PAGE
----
“Market volatility makes it difficult to determine the cost of debt and therefore the value of an asset,” Hwang added.

Interest rates are just one part of a complex story, said Michael Gigliotti, JLL’s senior managing director. Uncertainty about rising rents and concerns about the recession are also on the table.

“Certainly there are leveraged buyers who get less of a return,” Gigliotti said. “So interest rates have an effect. I just think there’s more to the story than that… It’s about people’s fears of recession or not, it’s about the belief that the people have in the history of rent growth.”

Moreover, now that real estate is attracting so much interest from investors, the value of assets is changing faster than before. Add to that the uncertainty about rates, and it is even more difficult to reach a consensus between buyer and seller.

“[Real estate] is much more liquid than it has ever been, so these price movements are going to be very smooth,” Gigliotti said. “How quickly does the investment sales market adjust to price and cause sellers and buyers to meet in the middle and decide to trade?

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Archives Bisnow/Travis Gonzalez

Meridian Capital Senior Managing Director Helen Hwang and GreenOak Real Estate Partner Mark Van Zandt speak at Bisnow’s 2018 Forecast in New York December 12, 2017

Longtime players are also quick to point out that rates are still much lower than they were in decades past.

“I’ve seen this rodeo before,” Himmel + Meringoff Properties partner Leslie Himmel told Bisnow’s The State of the New York City Office Market event last week. “I think everyone needs to take a deep breath and not be a deer in the headlights. Keep going about your business, be patient.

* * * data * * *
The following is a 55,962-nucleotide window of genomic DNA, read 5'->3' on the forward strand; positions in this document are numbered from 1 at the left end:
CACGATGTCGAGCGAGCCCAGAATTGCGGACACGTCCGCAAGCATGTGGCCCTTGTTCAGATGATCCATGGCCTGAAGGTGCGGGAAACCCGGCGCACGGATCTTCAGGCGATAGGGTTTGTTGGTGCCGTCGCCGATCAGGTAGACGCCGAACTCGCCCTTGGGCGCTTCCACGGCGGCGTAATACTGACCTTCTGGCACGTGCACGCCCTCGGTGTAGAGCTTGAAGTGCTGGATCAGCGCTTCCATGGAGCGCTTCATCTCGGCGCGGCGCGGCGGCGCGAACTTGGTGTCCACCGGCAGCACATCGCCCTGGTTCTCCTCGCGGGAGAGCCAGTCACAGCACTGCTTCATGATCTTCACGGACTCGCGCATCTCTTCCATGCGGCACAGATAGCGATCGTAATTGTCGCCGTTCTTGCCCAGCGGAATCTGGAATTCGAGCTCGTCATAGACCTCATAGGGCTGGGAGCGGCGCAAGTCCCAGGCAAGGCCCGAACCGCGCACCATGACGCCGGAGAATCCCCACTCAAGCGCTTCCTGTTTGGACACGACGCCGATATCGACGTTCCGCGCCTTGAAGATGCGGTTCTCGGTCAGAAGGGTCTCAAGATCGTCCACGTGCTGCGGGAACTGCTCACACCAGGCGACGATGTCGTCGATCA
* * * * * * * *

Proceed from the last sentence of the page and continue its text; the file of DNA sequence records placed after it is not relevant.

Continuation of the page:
Marx Realty CEO Craig Deitelzweig expects the current environment to help asset seekers. His New York company is on the hunt for office properties in New York, DC, Atlanta and Austin, and while the math on deals has changed, he expects the environment to benefit those looking. to buy.

“We could see assets coming into the market that might not have been available to us. And then in terms of interest rates, that would just be part of our calculation,” he said. bisnow. “So we’ll just have to make sure we get it at a price that makes sense so that we can make the improvements with the higher interest rates and still get the returns.”

In the first quarter of the year, some $5.4 billion worth of commercial property was sold in New York, putting the market on pace at more than double the investment volume of 2021.

But Compass vice-chairman Adelaide Polsinelli said the uncertainty would “cast a shadow” over the market – just as people felt comfortable buying again.

“The market is not stable, the market tends to go down day by day,” she said. “We are in a down cycle, unequivocally.”